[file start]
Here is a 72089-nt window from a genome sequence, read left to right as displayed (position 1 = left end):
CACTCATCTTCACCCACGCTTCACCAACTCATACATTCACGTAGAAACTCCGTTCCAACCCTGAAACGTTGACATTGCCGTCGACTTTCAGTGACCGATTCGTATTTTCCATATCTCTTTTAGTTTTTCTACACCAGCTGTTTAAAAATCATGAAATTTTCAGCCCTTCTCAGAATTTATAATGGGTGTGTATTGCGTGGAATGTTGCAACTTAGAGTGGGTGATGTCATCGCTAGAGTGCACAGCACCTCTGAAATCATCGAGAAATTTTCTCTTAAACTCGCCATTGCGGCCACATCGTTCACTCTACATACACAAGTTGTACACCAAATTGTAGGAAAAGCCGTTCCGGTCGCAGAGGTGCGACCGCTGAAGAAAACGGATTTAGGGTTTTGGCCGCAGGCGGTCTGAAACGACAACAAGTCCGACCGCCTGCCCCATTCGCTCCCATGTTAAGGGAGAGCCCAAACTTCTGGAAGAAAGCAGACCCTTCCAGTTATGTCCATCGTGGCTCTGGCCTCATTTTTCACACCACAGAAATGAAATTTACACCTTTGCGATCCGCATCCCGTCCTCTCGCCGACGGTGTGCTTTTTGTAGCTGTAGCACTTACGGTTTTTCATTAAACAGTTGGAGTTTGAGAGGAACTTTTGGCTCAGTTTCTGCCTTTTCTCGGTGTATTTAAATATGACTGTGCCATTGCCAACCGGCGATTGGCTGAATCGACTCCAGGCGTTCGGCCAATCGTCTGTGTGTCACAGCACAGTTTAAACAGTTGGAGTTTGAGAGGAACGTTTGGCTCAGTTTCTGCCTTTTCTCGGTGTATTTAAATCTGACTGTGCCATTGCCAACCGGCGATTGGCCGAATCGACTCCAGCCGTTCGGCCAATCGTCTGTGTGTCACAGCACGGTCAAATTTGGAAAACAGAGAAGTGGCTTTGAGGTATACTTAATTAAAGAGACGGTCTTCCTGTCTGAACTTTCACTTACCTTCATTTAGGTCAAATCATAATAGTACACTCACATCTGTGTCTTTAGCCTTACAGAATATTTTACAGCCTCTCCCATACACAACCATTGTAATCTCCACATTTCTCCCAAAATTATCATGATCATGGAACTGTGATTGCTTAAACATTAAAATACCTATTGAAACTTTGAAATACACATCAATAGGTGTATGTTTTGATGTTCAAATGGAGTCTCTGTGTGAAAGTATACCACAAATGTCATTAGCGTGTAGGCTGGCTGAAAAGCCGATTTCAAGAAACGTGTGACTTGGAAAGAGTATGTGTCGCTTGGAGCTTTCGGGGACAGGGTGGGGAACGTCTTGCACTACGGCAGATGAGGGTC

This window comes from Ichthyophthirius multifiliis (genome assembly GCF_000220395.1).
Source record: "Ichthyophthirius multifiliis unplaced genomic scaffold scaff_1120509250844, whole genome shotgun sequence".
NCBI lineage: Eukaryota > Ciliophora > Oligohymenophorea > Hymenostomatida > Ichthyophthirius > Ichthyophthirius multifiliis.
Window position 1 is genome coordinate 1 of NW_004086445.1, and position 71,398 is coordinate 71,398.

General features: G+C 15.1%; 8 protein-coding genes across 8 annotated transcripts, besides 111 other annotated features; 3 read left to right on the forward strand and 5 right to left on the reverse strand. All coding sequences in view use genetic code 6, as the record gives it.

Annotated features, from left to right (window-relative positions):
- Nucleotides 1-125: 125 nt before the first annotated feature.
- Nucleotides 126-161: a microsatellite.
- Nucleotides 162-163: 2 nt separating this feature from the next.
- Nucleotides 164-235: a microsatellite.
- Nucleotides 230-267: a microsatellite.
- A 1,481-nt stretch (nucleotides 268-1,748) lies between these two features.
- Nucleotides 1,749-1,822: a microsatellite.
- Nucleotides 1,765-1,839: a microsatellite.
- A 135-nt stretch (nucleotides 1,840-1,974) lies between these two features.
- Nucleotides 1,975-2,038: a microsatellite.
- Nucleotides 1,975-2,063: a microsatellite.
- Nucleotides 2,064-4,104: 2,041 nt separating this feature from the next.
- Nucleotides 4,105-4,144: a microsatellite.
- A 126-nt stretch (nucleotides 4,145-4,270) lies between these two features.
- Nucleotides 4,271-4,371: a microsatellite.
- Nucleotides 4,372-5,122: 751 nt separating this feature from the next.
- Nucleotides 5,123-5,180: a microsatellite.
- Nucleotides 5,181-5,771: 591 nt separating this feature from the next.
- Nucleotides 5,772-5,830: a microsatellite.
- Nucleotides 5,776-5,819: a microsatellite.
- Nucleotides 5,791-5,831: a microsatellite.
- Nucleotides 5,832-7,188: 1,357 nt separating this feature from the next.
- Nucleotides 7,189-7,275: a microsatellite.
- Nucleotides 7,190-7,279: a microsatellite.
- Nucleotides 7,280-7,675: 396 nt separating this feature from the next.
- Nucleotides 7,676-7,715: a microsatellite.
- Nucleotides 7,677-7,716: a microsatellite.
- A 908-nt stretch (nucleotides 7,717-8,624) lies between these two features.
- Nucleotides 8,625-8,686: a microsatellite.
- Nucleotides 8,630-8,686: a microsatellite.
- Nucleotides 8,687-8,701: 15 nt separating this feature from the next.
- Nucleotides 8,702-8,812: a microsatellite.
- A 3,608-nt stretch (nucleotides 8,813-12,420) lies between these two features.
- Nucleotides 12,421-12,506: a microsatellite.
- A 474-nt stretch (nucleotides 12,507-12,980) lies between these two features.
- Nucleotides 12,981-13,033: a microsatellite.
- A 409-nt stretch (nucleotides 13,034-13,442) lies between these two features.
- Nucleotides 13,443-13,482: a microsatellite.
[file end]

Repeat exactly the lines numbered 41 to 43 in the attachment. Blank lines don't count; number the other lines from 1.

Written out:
- A 3,608-nt stretch (nucleotides 8,813-12,420) lies between these two features.
- Nucleotides 12,421-12,506: a microsatellite.
- A 474-nt stretch (nucleotides 12,507-12,980) lies between these two features.